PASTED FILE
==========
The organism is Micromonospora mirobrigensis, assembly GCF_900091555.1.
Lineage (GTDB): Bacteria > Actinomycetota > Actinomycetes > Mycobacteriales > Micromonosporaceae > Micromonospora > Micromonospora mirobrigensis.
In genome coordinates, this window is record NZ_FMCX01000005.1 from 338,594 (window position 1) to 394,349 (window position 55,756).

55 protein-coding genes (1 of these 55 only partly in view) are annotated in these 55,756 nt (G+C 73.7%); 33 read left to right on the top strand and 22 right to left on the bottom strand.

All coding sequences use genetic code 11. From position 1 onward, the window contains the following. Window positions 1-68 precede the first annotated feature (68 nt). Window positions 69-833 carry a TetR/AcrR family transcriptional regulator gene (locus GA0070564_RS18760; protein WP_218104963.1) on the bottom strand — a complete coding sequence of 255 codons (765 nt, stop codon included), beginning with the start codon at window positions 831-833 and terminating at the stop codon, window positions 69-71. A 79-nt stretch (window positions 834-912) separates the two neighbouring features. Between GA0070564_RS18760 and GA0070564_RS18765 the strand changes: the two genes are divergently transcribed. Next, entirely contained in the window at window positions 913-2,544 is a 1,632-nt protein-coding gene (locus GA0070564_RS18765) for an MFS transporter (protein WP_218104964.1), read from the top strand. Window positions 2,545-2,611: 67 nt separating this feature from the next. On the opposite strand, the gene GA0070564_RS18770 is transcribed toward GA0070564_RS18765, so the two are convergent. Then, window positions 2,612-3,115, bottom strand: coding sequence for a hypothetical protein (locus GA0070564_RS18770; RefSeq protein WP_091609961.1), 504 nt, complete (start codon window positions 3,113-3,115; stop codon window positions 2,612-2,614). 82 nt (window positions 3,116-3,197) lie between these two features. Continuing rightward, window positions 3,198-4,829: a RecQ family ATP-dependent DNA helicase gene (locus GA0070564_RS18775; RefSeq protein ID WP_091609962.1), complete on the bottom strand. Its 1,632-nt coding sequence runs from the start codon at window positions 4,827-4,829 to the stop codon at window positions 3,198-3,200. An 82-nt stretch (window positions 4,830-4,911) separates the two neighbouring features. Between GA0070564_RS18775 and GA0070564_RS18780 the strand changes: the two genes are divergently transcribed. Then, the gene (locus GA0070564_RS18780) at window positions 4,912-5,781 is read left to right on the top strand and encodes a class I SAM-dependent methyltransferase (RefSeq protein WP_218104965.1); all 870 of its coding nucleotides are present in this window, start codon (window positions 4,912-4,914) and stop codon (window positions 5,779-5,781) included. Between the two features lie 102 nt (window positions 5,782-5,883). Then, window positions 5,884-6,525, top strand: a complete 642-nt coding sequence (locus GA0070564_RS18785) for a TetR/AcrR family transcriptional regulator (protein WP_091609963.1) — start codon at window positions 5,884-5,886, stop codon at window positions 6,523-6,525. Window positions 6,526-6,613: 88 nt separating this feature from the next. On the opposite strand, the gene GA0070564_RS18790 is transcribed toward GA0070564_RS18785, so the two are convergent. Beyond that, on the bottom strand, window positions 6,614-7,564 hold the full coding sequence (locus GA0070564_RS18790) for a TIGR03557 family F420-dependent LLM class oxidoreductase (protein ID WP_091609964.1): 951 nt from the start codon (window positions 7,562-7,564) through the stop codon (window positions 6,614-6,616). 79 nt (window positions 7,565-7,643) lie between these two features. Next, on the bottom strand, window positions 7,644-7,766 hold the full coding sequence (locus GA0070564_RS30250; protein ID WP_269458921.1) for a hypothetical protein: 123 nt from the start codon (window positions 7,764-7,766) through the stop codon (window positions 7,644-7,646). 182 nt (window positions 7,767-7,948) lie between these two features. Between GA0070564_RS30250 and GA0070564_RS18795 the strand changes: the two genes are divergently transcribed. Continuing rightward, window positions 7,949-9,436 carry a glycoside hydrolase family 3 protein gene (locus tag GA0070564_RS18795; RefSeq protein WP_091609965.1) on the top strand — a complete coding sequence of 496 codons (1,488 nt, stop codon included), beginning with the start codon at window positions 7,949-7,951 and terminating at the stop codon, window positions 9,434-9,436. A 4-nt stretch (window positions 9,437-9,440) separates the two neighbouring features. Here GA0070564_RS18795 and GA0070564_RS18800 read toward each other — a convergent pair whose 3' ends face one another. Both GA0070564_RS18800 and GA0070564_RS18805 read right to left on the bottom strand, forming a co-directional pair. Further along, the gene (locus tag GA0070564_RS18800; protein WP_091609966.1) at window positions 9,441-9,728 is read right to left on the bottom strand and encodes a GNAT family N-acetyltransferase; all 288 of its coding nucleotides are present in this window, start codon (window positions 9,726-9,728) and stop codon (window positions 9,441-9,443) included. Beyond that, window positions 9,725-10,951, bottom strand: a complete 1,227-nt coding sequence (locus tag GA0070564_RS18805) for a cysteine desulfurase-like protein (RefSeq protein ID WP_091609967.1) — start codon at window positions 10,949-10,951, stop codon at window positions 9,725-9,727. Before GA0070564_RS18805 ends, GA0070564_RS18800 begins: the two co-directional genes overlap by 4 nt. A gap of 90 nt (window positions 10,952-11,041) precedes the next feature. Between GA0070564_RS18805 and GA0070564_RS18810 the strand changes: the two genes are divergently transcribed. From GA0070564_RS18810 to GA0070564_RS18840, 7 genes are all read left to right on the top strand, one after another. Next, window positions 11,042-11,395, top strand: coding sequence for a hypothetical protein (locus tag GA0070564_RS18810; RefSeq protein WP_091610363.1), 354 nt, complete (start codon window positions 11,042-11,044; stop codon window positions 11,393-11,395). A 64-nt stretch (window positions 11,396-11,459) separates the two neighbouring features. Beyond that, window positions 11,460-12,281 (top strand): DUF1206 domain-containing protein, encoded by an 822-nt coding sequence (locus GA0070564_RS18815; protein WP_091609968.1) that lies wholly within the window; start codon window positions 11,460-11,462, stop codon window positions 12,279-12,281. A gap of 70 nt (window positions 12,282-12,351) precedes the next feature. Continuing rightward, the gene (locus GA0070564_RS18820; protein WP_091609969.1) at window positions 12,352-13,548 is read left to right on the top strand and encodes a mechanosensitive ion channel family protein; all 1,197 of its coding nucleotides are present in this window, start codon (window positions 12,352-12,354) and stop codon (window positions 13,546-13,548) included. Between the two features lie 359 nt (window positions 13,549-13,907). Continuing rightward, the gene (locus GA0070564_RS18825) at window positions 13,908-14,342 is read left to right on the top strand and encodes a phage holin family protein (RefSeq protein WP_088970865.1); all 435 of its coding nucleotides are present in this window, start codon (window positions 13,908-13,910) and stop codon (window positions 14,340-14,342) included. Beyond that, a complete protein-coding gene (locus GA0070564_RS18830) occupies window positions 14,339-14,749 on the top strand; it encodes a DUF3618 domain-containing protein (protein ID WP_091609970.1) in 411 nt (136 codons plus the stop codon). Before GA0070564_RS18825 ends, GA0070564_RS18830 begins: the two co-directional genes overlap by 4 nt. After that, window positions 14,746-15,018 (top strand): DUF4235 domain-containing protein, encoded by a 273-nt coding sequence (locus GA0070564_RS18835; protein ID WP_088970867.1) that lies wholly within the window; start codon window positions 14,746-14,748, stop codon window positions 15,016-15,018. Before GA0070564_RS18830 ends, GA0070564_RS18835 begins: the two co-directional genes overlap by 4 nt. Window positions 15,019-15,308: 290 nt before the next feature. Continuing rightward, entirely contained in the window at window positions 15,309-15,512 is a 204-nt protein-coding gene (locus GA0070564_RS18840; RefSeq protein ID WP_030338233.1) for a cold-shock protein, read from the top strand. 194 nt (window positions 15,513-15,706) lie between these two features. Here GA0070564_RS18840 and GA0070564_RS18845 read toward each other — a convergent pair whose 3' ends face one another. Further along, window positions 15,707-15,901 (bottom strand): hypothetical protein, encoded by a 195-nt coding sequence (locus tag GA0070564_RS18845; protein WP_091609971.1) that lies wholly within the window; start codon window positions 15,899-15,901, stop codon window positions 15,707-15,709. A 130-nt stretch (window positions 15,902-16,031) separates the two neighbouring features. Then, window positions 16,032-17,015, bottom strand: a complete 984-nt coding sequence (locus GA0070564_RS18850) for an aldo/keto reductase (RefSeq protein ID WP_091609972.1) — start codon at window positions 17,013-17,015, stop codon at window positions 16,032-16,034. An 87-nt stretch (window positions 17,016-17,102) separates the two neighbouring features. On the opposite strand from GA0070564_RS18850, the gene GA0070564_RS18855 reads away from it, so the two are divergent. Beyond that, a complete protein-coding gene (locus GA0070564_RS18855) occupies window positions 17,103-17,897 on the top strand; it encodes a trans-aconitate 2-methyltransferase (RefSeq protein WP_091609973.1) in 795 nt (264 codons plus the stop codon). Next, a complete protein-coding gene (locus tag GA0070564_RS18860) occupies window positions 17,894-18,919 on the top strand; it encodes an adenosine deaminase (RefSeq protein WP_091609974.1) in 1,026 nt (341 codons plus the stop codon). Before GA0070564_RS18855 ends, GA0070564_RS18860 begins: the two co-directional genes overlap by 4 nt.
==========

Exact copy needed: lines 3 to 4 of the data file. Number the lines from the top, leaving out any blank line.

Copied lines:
In genome coordinates, this window is record NZ_FMCX01000005.1 from 338,594 (window position 1) to 394,349 (window position 55,756).

55 protein-coding genes (1 of these 55 only partly in view) are annotated in these 55,756 nt (G+C 73.7%); 33 read left to right on the top strand and 22 right to left on the bottom strand.